To say that Warren Buffett is fond of bank stocks would be a bit of an understatement. Berkshire Hathaway's second-biggest holding, behind only Apple, is Bank of America. The conglomerate also has a sizable position in Citigroup. 

Constituting just 0.2% of the portfolio as of year-end 2022, Ally Financial (ALLY -0.43%) is one of Buffett's holdings that investors might not be aware of. The digital bank recently reported results that disappointed Wall Street, as shares are down about 6% since the earnings release (as of April 24). What's more, Ally is down nearly 40% in the past year. 

Should you buy the dip? 

Navigating challenging times 

During the first three months of 2023, Ally's revenue of $2.1 billion was essentially flat with the year-ago period. However, the business reported diluted earnings per share (EPS) of $0.96, down 48% from $1.86 in the year-ago period. This number missed Wall Street expectations, and it spurred a mild sell-off of Ally's shares. 

Anyone even remotely following the economy over the past year who has a general understanding of how financial institutions work would understand what's going on. The Federal Reserve's aggressive rate-hiking policy, put in place to curb soaring inflation, has quickly changed the operating environment for banks. When interest rates are higher, the risk that borrowers default on their obligations increases. That's because more of an individual's budget would need to go toward servicing that debt. This unfavorable situation has forced Ally to make a $446 million provision for credit losses in the first quarter, a direct hit to earnings. 

In other words, management is setting extra capital aside to prepare for rough seas in the near term. "We expect increases in delinquencies and continue to monitor the cumulative impact of inflation on consumers," CFO Brad Brown noted on the Q1 2023 earnings call. It's also worth pointing out that Ally's net charge-offs of $409 million last quarter were a huge jump from $133 million in the first quarter of 2022. 

Because Ally's asset portfolio consists primarily of retail auto loans, which made up 57% of the overall loan and lease portfolio as of March 31, the company is overly exposed to this sector of the economy. According to data from Cox Automotive, the number of consumers behind on their car payments is skyrocketing. This could mean even greater losses for Ally over the rest of 2023.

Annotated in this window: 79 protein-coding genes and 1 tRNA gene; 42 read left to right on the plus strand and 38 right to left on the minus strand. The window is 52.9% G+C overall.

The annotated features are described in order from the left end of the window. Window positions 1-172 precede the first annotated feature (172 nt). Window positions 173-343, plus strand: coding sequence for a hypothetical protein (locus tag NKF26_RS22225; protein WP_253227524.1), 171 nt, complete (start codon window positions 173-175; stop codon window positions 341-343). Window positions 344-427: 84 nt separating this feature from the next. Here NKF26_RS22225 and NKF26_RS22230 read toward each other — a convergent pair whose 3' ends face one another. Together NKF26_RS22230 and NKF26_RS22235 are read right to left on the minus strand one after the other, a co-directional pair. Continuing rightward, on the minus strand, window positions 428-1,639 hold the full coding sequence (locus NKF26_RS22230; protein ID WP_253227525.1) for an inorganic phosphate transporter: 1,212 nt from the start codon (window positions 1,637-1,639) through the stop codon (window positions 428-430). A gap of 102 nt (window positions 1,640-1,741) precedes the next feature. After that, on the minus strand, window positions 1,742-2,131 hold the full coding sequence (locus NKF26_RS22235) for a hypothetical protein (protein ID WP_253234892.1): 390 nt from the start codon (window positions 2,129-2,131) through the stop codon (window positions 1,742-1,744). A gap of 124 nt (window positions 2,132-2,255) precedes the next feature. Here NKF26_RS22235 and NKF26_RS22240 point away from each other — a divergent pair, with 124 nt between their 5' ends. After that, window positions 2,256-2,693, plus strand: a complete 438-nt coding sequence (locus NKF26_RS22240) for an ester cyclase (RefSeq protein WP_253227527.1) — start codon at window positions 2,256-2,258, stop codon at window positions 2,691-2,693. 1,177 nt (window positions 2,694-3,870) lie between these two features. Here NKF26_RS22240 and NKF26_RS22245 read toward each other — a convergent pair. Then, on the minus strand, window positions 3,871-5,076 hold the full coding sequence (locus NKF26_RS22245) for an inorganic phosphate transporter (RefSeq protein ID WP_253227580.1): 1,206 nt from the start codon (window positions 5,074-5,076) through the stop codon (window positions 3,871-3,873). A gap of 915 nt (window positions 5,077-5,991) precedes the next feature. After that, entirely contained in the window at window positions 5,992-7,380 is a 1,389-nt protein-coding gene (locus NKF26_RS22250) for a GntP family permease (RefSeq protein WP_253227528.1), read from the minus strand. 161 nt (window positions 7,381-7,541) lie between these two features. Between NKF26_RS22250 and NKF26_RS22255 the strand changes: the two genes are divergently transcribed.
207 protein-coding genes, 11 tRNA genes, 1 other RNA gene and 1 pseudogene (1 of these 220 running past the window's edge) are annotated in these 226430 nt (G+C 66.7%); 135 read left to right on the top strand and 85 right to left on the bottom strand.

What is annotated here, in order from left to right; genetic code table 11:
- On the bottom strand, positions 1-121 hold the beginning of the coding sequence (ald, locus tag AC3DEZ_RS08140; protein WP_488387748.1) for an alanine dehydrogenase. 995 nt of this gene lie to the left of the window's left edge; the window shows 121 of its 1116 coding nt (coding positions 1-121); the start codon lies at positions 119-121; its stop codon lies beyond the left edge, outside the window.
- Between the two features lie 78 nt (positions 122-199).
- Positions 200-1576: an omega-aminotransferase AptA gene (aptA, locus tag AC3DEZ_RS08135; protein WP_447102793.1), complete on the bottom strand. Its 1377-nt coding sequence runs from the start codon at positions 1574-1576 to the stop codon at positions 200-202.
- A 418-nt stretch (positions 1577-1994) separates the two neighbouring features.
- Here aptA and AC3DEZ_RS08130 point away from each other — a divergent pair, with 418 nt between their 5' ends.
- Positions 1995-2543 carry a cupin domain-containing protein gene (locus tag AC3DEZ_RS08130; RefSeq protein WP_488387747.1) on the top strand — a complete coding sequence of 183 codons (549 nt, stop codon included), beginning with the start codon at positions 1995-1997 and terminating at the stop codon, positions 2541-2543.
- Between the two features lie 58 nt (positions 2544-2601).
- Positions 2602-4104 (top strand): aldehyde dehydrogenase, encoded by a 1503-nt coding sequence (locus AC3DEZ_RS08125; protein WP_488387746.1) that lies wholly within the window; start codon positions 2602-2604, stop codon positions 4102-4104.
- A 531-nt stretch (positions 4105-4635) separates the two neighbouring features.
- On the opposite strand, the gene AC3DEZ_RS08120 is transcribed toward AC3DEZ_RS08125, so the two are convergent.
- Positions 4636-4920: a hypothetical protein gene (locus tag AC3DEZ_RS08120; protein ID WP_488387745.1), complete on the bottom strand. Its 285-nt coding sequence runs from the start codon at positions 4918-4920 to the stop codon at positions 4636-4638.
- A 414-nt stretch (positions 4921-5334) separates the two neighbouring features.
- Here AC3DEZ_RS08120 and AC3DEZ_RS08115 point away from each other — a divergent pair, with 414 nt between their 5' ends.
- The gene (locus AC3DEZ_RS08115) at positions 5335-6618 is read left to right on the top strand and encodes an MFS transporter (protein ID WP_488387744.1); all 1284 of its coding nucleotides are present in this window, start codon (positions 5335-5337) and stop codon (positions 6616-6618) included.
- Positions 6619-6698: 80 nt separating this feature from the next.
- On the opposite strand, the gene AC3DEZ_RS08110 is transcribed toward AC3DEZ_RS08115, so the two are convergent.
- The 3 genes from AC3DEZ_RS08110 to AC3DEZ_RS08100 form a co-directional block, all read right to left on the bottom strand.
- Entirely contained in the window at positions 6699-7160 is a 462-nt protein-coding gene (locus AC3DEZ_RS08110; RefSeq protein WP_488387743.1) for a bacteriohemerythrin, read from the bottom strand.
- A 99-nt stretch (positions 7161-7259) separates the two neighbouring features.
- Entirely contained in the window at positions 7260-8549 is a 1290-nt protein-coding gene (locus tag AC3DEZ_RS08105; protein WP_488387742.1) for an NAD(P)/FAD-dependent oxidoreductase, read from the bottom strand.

Reasons to like the stock 

Despite the difficulties that Ally Financial has been facing, investors might still find reasons to like the stock. For starters, the valuation looks dirt cheap. Ally's shares are down 38% over the past year and 7% in the last five years, so this has undoubtedly been a losing bet for investors. And they sell at a price-to-earnings (P/E) ratio of 6.3 (as of April 24). This valuation is cheaper than the trailing three-, five-, and 10-year P/E multiples of the stock. 

Ally also pays a quarterly dividend of $0.30 per share, good for a yield of almost 5%. This dividend payout has steadily increased from just $0.08 per share in 2016. This boosts returns, something income-seeking investors would appreciate. 

Another important advantage Ally has is its deposit base. Of the $138.5 billion of retail deposits, 91% are FDIC insured. And amid the banking turmoil that characterized the first quarter for the industry, Ally's 126,000 net new deposit customers was a record for the business. "The portfolio in total has an average account balance of approximately $50,000, and our customer-centric approach continues to resonate, evidenced by 96% customer retention," CEO Jeff Brown said on the earnings call. 

This sticky customer base might be enough for investors to jump into the stock, alleviating worries about Ally's ability to navigate the uncertain economic environment. The cheap valuation also adds some upside, which might make it a smart move to buy this Buffett stock on the dip.